U.S. faces ‘massive game’ against Portugal in World Cup

U.S. Coach Juergen Klinsmann's team will be headed to the next round of the World Cup if they can secure a win Sunday over Portugal.
(Kevin C. Cox / Getty Images)

Both the U.S. and Portugal will go a long way toward determining their World Cup fates when they meet Sunday in the heat and humidity of the Amazon.

For the U.S., it’s win and go on. For Portugal, it’s win or go home.

And a tie? Well, then it gets complicated.

UPDATE: U.S. earns a point with 2-2 draw against Portugal

Although the math can get muddled, after Germany’s draw with Ghana in the other Group G game Saturday, this much is certain: With a victory Sunday, the U.S. not only assures itself of a spot in the second round but jumps to the top of the four-team group with one game left. For Portugal, a loss leaves it winless and pointless — and with no hope of advancing.

A draw, meanwhile, leaves open the possibility both the U.S. and Portugal could be among the two teams to survive group play or be the two that are eliminated, depending on what happens in their final first-round games Thursday afternoon.


“This is a massive game. A turning point for us,” goalkeeper Tim Howard said. “If we win, we’ve taken care of business.”

Coach Juergen Klinsmann agreed. “It’s a huge opportunity,” he said.

To take advantage of it the U.S. will have to play better than it did in its opener, when it escaped with a 2-1 win over Ghana. In that game the U.S. was dominated in virtually every significant offensive category except goals scored.

“We talked five minutes after the game ended about being excited and proud of the way we started off but also realizing that one game doesn’t mean anything,” midfielder Michael Bradley said. “If you’re not able to follow up the first game with a good result, then the first game goes right out the window and all of a sudden you’re going into game three needing a result or looking at the other game.

“At this point, it’s all about Sunday.”

Same for Portugal — only for different reasons.

“From now on we’re not going to talk anymore. We’re going to play,” Coach Paulo Bento said. “Either we win or we start packing out suitcases.’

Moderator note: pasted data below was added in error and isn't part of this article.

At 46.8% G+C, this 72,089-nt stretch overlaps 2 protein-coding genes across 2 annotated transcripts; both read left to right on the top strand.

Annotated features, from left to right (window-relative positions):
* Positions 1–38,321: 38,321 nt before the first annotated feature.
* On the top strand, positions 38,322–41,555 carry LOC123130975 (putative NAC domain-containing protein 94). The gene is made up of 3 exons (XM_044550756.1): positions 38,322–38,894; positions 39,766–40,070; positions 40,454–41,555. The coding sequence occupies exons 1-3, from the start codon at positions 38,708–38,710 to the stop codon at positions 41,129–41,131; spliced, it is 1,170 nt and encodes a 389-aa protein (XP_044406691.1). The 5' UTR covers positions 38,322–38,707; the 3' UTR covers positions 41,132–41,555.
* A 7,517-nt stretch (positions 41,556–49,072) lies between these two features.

Both teams come into the game banged up. The U.S. is without striker Jozy Altidore, who strained a hamstring midway through the first half against Ghana. Defender Matt Besler also left that game at halftime with a hamstring problem of his own, although he is expected to play.

Meanwhile Portugal, ranked No. 4 in the world, is missing four players: striker Hugo Almeida, goalkeeper Rui Patricio and defender Fabio Coentrao, all of whom are injured, and defender Pepe, who was suspended one game after drawing a red card in the opening 4-0 loss to Germany.

In addition, the availability of Bruno Alves, the team’s most experienced defender, will be a gametime decision, Bento said.

But Portugal does have reigning world player of the year Cristiano Ronaldo and even short-handed, that makes the team dangerous.

“He’s a strong player. Physically he’s a fast runner; the best in the world with the ball at his feet. Good striker left and right foot. Dominant in the air. The list goes on and on,” said Howard, a former teammate of Ronaldo’s at Manchester United.

“We’re going to try to do our best to bottle him up, which hasn’t been done for four or five years.”

But Ronaldo is limping too and has been limited in training by tendinitis in his left knee.

“He trains every day with all of us. So Cristiano is fit to play,” Portugal midfielder Raul Meireles said Saturday. “That’s all I can say.”

And as if all that wasn’t challenging enough, there’s the weather: a temperature of 79 degrees with 87% humidity and a chance of thunderstorms is forecast for kickoff.

“It’s just huge. And now it’s here,” Klinsmann said of the game. “We want to get three points tomorrow. We want to qualify for the next stage.”